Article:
Perhaps you’ve seen the “Mayhem, like me” television commercials for an insurance company—a guy who is always causing various kinds of incidents, accidents, crashes, and explosions. Mayhem.
Dean Winters is the actor’s name and he is no stranger to mayhem. Seven years ago he collapsed in his doctor’s office where he’d gone for treatment of a bacterial infection. He went into cardiac arrest in the ambulance and was revived by paramedics, then was in the intensive care unit at a hospital for three weeks. During the next year, gangrene cost him two toes and half of one thumb. He also had ten operations including a skin graft. After living through mayhem he became “Mayhem” in 2010.
It’s not a new advertising concept. As we were recently leafing through the program for the St. Louis Fashion Pageant of 1924 (historical research takes the researcher on some interesting side journeys), an ad for the Missouri State Life Insurance Company sounded a familiar theme:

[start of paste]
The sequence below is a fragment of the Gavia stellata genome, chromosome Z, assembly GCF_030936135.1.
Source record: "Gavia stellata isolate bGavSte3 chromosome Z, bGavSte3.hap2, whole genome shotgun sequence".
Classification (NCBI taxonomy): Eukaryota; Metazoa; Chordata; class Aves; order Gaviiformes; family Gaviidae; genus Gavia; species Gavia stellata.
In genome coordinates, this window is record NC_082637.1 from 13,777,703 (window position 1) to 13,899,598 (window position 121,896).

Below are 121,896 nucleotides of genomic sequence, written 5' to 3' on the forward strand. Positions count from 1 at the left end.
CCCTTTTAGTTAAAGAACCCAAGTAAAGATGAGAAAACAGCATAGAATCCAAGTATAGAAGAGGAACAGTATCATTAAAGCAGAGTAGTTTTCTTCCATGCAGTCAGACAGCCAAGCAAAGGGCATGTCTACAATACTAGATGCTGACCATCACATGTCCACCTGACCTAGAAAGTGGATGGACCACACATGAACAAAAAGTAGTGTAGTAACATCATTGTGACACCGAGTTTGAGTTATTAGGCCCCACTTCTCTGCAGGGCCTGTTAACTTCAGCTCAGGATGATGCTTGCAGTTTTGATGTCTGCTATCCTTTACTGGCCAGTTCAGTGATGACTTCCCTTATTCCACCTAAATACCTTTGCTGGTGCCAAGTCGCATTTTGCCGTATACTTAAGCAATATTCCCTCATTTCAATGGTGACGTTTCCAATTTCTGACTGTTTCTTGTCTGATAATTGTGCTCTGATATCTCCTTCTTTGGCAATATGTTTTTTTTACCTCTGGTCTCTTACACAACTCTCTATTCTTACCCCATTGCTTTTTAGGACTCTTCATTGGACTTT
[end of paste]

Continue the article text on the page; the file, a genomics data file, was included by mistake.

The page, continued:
I ride on the point of a pin.
Or the pilot of a locomotive.
I lurk in the bottom of the bathtub with a cake of soap.
Or in the shaky corner of a skyscraper—
I cling to the baby’s toy automobile left at the top of the stairs.
Or sit in the driver’s seat with the near-sighted motorist who won’t wear glasses—
I fly through the air with the sign wrenched loose by the wind
And with the cinders borne from the spouting chimney—
I stalk the hunter as he pursues the fleeting rabbit.
And slink behind the errand boy who eats a banana and throws away the peel—
I am ever present.
There is only one protection against me—
GET YOURS TOMORROW
All the reader had to do was call the St. Louis Branch of the insurance company at Central 1700.
Other than “cinders…from a spouting chimney,” all of these dangers remain ninety-two years later. Mayhem never goes away—although sometimes it adjourns for a few months.